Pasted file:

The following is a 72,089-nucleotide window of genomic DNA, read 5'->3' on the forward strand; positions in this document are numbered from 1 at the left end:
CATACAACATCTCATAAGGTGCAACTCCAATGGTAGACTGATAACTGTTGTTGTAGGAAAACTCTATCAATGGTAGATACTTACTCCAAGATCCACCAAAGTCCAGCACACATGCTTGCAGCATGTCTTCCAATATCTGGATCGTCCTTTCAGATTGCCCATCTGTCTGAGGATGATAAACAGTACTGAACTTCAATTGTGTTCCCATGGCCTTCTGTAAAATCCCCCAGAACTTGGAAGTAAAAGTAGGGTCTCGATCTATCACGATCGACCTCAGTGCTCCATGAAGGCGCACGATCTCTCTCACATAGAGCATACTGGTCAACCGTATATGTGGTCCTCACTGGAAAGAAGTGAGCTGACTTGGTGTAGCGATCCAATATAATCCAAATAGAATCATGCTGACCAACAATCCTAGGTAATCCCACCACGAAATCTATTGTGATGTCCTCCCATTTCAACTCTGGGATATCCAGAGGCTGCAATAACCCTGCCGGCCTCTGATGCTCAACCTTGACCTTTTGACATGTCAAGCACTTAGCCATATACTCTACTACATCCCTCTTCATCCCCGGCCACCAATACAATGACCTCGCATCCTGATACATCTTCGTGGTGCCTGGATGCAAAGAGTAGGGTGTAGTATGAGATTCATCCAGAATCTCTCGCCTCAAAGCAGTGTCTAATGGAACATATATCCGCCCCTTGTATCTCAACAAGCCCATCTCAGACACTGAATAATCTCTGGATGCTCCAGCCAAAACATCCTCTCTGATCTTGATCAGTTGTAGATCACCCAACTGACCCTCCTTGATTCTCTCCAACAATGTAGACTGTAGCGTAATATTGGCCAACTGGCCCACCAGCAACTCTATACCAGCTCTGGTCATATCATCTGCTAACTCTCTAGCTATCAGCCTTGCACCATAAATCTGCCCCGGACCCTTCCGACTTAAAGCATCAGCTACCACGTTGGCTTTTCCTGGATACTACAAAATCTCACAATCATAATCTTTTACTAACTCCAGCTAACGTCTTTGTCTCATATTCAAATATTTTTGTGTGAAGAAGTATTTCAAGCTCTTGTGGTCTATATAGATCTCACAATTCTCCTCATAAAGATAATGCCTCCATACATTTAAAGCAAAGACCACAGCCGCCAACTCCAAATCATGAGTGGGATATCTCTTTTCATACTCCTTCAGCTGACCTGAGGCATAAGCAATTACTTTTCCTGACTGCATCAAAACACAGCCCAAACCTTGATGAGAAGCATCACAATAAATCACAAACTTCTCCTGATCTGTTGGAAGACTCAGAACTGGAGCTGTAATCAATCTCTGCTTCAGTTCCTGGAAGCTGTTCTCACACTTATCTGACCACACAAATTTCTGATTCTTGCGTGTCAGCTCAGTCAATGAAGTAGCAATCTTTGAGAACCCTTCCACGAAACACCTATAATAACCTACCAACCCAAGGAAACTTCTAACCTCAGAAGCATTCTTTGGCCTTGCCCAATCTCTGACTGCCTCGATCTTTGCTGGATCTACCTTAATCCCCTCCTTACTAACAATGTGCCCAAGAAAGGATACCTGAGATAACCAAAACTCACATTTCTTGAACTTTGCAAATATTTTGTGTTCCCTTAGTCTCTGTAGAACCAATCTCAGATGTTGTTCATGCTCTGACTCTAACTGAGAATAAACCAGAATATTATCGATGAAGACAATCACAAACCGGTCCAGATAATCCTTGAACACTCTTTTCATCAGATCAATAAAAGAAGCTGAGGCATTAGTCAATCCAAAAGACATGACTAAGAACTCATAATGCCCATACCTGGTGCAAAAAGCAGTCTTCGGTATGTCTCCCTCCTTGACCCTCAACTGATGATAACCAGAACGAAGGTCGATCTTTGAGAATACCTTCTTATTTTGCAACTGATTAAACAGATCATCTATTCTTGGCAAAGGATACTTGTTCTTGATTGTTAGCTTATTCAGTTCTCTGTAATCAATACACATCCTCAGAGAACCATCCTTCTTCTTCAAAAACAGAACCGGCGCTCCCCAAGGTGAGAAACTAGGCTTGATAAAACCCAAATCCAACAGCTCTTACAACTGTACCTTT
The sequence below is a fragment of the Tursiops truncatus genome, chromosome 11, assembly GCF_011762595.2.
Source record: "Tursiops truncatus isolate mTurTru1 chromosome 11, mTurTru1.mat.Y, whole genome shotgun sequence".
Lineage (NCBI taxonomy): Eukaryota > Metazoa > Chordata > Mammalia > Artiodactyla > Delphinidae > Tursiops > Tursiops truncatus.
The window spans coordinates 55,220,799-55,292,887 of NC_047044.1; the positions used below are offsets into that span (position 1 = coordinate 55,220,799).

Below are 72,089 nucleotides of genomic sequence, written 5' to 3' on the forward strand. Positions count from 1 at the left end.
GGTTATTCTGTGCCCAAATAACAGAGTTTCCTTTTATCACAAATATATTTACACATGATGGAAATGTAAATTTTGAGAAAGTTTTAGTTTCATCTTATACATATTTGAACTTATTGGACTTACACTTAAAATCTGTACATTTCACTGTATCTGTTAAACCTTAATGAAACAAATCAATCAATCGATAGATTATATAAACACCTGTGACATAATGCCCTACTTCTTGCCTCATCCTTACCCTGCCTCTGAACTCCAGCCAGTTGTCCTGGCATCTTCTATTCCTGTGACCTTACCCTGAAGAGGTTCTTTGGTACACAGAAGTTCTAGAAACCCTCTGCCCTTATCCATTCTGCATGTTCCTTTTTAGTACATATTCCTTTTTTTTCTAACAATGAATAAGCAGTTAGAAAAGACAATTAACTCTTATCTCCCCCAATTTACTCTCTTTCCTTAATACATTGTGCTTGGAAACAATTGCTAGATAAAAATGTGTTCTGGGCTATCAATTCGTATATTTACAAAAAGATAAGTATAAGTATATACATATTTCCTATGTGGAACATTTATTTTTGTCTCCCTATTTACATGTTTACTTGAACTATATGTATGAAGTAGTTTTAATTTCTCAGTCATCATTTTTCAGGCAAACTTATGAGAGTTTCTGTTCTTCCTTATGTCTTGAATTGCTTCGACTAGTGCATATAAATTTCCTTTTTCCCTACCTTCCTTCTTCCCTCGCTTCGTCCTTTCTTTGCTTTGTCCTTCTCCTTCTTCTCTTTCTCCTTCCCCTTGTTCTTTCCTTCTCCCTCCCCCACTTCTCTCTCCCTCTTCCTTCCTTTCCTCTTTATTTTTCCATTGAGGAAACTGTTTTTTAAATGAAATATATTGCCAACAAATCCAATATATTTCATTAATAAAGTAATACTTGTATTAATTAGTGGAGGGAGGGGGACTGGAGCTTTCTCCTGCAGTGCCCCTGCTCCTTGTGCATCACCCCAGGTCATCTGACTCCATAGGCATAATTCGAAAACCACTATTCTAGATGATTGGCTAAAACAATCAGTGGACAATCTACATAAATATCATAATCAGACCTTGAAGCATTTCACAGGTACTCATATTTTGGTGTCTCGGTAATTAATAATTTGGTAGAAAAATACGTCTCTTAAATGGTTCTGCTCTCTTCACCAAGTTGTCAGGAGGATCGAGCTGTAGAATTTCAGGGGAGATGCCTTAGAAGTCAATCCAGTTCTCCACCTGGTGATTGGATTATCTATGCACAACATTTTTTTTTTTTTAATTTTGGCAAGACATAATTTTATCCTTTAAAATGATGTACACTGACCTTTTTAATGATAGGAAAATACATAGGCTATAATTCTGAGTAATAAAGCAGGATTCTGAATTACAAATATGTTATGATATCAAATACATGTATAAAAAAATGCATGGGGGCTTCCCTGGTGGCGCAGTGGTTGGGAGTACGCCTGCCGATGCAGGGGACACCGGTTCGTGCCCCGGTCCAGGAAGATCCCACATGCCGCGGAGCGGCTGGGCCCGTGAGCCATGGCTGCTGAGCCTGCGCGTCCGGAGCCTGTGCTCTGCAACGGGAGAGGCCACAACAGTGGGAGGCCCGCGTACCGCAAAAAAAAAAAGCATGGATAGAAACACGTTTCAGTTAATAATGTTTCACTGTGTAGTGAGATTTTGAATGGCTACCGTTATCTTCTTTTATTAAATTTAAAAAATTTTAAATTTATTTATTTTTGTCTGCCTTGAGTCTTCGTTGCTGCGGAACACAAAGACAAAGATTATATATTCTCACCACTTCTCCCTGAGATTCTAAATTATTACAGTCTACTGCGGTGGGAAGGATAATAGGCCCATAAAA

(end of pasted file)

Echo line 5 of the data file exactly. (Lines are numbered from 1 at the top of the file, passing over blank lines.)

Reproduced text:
Lineage (NCBI taxonomy): Eukaryota > Metazoa > Chordata > Mammalia > Artiodactyla > Delphinidae > Tursiops > Tursiops truncatus.